BridgeBio lifts the hood on phase 3 acoramidis data, including mortality figures

BridgeBio is diving deeper into phase 3 acoramidis data in patients with transthyretin amyloid cardiomyopathy (ATTR-CM), underscoring the treatment’s ability to reduce cardiovascular-related deaths.

The additional results, released Sunday at the European Society of Cardiology, show that acoramidis was associated with a relative risk reduction of 30% in cardiovascular-related deaths compared to placebo. Nearly 15% of participants in the treatment group had a CV-related death, compared to 21.3% of patients in the placebo group.

BridgeBio reports that 79% of deaths in the study were “cardiovascular (CV) in nature.” The overall relative risk reduction in all-cause mortality was 25% among patients given acoramidis compared to placebo, according to a presentation for investors that followed the data. 

It’s a noteworthy delineation of the mortality data after all-cause mortality was the one cog in the company’s top-line hierarchy of endpoints that did not have a statistically significant improvement. In a release, the company did not say whether the relative reduction in cardiovascular-related mortality was statistically significant.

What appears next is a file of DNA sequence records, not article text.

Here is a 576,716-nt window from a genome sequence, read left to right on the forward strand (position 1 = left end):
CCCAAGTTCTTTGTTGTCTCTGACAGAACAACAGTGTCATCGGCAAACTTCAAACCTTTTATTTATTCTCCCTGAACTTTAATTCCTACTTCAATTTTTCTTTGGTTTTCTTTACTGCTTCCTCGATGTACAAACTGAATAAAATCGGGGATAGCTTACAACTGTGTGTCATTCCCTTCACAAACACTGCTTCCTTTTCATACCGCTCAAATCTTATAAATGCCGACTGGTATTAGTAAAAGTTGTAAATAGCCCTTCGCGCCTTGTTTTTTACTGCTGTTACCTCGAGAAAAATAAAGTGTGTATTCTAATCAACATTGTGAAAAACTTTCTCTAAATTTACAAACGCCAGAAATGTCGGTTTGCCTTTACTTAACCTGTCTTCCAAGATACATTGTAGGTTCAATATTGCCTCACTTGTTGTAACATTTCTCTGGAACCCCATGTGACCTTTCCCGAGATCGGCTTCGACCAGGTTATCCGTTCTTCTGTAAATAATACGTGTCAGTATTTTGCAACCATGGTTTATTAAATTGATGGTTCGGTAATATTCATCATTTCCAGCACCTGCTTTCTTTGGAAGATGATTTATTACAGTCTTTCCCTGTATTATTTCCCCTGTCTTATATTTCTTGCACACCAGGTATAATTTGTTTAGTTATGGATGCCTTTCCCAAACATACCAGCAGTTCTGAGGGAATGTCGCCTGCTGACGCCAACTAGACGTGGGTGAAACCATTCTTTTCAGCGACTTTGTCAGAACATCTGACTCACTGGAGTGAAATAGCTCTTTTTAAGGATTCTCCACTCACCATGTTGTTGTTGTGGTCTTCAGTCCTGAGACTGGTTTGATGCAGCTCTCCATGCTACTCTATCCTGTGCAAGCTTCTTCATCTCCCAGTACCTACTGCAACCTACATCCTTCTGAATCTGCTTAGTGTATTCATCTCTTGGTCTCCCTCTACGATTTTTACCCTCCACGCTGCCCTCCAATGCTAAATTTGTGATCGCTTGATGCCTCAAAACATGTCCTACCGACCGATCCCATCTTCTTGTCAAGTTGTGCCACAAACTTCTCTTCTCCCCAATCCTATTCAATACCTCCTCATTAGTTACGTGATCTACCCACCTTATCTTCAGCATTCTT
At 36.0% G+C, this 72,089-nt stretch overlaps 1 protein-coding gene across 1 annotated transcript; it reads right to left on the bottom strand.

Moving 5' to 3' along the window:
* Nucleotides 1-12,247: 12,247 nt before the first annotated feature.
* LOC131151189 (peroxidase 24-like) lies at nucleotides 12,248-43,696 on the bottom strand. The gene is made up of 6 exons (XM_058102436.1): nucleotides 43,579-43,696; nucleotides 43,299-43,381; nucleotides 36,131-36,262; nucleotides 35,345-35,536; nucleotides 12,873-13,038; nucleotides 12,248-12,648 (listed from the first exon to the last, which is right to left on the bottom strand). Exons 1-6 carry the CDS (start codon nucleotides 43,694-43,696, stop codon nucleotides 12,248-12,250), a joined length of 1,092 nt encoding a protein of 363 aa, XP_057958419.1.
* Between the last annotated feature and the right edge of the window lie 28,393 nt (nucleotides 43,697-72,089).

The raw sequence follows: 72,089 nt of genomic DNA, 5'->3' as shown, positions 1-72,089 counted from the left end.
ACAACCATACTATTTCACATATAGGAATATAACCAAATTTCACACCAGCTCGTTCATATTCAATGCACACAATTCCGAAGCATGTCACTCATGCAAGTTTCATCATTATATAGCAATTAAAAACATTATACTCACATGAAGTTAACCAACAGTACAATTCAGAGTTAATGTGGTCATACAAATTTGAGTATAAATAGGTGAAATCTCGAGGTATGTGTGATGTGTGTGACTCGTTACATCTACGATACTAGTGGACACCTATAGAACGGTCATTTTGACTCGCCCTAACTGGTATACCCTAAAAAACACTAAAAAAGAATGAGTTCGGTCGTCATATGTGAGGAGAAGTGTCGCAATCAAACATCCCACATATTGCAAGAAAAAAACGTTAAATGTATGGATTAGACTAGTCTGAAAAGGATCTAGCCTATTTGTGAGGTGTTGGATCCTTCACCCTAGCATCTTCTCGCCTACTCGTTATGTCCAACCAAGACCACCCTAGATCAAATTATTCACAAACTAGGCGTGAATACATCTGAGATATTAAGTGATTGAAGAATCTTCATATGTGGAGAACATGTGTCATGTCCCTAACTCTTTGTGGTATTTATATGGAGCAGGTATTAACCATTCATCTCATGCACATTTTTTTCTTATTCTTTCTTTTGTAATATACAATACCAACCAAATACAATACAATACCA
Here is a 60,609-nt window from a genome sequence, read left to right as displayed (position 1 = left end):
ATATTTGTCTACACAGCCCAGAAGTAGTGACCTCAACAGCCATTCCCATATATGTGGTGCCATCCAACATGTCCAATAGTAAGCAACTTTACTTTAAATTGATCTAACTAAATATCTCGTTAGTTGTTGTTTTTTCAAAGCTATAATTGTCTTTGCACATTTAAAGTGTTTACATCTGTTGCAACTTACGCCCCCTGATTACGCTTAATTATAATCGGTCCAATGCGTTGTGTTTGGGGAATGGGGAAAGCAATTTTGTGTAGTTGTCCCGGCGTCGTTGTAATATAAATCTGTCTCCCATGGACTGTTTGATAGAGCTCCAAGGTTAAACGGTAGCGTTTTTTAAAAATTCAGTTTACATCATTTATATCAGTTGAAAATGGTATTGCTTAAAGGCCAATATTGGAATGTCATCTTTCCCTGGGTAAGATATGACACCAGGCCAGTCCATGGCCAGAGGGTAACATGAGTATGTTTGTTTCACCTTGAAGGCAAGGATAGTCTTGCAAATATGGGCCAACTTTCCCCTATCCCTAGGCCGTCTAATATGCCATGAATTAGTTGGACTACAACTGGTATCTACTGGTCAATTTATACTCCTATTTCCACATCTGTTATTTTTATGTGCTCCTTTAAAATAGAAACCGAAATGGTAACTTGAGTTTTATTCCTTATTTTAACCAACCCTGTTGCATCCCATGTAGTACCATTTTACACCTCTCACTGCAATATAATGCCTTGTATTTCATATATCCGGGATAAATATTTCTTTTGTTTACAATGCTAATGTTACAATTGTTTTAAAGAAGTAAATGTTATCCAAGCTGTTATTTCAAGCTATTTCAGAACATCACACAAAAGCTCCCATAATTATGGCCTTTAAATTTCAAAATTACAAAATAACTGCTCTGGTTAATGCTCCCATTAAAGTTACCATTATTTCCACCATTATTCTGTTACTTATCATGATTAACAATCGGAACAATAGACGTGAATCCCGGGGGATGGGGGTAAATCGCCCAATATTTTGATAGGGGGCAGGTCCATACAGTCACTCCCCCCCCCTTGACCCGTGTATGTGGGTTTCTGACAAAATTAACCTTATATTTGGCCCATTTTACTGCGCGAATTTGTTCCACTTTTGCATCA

The Bay Area biotech also elaborated on previously reported hospitalization data, finding that the average annual hospitalization rate for patients on acoramidis was 0.29, close to the annual hospitalization rate for U.S. Medicare patients generally. The mean annual hospitalization rate for Pfizer’s Vyndaqel was 1.00. 

Slightly more was disclosed about how acoramidis-treated patients fared on a six-minute walk test, with 40% of acoramidis patients reporting an improvement at month 30 compared to 22% for patients on placebo. The company did not say, however, what the average test results were among the two groups. 

The data reaffirm BridgeBio’s initial confidence after the data were first unveiled in July. The company still expects to submit an approval application to the FDA before the end of the year, with more submissions to additional markets set for 2024. BridgeBio also expects to launch a primary prevention study next year. 

The company could enter the market about a year after Alnylam’s Onpattro, with the FDA slated to decide on expanding that drug’s label to include ATTR-CM in early October. Onpattro is already approved to treat ATTR polyneuropathy.